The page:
As mentioned above, the further question arises how the judgment impacts on the VAT taxability of earned bitcoins the gaming operator intends to exchange.

Taking into account the reasoning of the judgment, it has to be concluded that the repeated acquisition and sale of bitcoins is an entrepreneurial activity. The exchange of bitcoins constitutes a taxable, but tax-free service against remuneration.

The taxable amount is equal to the margin/spread. As for Germany, the Federal Ministry of Finance is planning on implementing the CJEU jurisprudence in this respect.

Entrepreneurs thus would have to declare tax-free sales. It has to be noted that such tax-free sales restrict the right to deduct input VAT (on a pro-rata basis), unless these sales are carried out to a recipient resident in a third state (art. 169 lit. c) VAT Directive).

If the restriction of the input VAT deduction of such tax-free EU sales is disadvantageous compared to the tax exemption of the sales, entrepreneurs might opt for taxation in respect to these sales to other entrepreneurs.

Germany for exmaple has made use of the EU Member States’ option granted by art. 137 para. 1 lit. a) VAT Directive which allows taxable persons a right of option for taxation in respect to these transactions.

Occasional traders will most likely be exempt from tax in any case, because the special scheme for small enterprises might apply (art. 281-292 VAT Directive).

However, it should be noted that the above tax-free sales are relevant for calculating the sales threshold up to which small enterprises may benefit from the special scheme (for example, in Germany: €17,500 currently, compared with €50,000 in the preceding year), unless the bitcoin sales are ancillary transactions.

As a consequence, start-ups in the gaming sector will have to check their tax planning if they intend to open their business to bitcoins.

Cross-border VAT on bitcoins
In cross-border cases, the above described bitcoin sales to other entrepreneurs result in B2B services, which are taxable in the recipient’s state (art. 44 VAT Directive).

Given the tax exemption of such sales, however, the reverse charge mechanism cannot apply (art. 196 VAT Directive). Accordingly, the supplier of the service would generally have to declare tax-free sales in the other EU member state.

The VAT treatment of bitcoin sales to entrepreneurs in third states would depend on the third state’s qualification of those sales and whether or not the tax exemption or the reverse charge mechanism applies.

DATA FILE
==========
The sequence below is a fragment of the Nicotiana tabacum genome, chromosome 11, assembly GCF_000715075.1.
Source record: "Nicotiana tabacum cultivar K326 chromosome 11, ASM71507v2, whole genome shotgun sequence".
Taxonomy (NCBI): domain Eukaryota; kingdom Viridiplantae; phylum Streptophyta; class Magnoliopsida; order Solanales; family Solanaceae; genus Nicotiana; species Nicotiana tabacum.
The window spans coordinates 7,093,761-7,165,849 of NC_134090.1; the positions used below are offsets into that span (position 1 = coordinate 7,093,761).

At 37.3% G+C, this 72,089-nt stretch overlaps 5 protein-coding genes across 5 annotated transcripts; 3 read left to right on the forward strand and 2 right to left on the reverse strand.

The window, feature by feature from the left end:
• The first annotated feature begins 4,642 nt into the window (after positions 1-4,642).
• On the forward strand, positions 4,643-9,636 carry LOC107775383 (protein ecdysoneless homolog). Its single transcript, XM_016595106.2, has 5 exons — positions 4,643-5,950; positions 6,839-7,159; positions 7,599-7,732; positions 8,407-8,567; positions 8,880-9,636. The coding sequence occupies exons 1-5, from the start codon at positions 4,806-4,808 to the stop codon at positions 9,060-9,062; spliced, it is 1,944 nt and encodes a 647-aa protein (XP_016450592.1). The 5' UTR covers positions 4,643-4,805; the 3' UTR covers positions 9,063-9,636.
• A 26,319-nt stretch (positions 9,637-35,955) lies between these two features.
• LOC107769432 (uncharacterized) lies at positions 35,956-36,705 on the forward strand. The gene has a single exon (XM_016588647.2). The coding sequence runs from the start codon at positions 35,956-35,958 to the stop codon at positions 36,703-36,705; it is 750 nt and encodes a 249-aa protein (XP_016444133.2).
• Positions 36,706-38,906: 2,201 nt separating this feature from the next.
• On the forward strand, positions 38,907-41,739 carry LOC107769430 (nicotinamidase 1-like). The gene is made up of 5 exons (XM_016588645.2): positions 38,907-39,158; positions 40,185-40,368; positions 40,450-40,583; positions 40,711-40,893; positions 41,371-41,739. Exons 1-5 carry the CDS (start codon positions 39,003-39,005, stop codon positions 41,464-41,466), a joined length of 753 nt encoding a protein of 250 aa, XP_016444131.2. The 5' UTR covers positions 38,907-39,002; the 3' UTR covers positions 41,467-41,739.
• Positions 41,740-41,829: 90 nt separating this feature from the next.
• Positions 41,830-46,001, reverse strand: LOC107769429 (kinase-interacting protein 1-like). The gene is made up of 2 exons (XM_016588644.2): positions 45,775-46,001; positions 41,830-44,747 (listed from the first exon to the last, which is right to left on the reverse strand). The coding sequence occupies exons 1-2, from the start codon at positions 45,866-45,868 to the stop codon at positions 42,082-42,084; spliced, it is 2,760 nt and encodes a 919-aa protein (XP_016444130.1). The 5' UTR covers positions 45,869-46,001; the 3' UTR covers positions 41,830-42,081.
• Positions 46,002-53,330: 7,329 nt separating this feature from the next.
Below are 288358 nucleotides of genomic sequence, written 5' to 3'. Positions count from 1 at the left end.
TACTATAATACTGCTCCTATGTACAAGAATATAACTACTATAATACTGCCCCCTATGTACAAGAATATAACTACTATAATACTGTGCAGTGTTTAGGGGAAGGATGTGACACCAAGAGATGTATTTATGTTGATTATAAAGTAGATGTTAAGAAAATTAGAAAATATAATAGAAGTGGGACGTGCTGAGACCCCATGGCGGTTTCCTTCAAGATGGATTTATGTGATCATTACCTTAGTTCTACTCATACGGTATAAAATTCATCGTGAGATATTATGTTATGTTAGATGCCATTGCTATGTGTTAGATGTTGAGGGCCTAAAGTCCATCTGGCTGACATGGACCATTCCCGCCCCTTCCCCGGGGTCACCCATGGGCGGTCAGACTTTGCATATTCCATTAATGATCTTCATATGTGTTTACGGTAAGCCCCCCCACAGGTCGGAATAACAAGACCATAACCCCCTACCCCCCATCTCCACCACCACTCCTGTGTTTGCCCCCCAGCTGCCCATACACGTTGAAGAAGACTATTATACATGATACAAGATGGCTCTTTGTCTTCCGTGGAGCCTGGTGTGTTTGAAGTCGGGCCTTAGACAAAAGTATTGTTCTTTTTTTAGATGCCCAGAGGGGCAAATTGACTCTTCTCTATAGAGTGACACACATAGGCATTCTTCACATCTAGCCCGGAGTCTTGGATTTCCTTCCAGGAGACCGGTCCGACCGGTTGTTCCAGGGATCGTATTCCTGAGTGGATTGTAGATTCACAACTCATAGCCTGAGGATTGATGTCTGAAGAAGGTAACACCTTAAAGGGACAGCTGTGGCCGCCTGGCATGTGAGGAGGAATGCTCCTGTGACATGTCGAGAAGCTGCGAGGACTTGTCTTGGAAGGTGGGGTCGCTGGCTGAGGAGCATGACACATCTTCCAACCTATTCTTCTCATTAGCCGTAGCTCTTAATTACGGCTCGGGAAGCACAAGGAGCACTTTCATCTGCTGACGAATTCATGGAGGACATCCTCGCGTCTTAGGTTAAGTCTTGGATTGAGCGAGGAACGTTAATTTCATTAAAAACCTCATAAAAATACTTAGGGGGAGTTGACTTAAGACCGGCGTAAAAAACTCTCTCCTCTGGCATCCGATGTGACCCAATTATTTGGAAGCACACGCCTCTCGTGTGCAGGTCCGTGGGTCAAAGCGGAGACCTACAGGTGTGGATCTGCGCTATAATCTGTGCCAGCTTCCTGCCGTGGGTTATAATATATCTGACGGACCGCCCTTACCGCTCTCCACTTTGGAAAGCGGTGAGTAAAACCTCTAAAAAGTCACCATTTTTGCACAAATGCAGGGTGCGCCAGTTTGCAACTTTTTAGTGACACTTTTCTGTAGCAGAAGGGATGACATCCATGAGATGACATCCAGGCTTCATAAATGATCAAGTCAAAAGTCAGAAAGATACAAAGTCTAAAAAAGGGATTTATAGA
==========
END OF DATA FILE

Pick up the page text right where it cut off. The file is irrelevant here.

Bitcoin sales to EU customers generally constitute B2C services being taxable in the supplier’s state (art. 45 VAT Directive). Yet, the qualification of bitcoin sales as electronically supplied services seemingly is very plausible and would imply that the place of supply is shifted to the state of residence of the customer (art. 58 VAT Directive).

Again, the entrepreneur would face additional declaration and compliance obligations in other EU member states (and possibly in third states).

It remains questionable whether the MOSS procedure for electronic sales – which helps to avoid the registration and compliance burden in other EU member states – applies to bitcoin sales.

For the time being, it does not seem possible to declare tax-free sales via the MOSS procedure, as the forms only provide boxes for sales at the general VAT rate or the reduced VAT rate.

The fact that the highest court in the EU has referred to bitcoins as an “alternative to legal tender” and applied the tax exemption for traditional means of payment arguably is a huge boost for bitcoin lobbyists in their discussions with financial market authorities.

Further, the CJEU judgment has helped to solve practical problems for the exchange of bitcoins into currencies. Applying the tax exemption for means of payment helps avoid an extra VAT burden on such transactions and enhances the transferability of bitcoins.

The direct payment via bitcoin should not constitute a taxable event either. As a consequence, the main obstacles for using bitcoins as a means of payment in online gambling, and the subsequent exchange of the bitcoins into real money by the igaming operator have been removed.

The Hedqvist judgment can be seen as the go-ahead for the European igaming sector opening up to bitcoin transactions.

Still, a lot of practical questions resulting from the use of bitcoins as a means of payment are yet to be solved. The tax-free bitcoin sales could result in an additional registration and compliance burden.

From a practical point of view, the compliance burden could be disregarded if only tax-free sales are supplied in the other EU state.

Given the still diverse views across the EU, guidance from the European Commission in an opinion on bitcoins would be welcome so as to eliminate the remaining issues.

Matthias Spitz is a member of the International Masters of Gaming Law and partner at MELCHERS law firm, Gregor Fuehrich is a tax advisor at FALK GmbH & Co; Jessica Maier is a gaming attorney with MELCHERS law firm.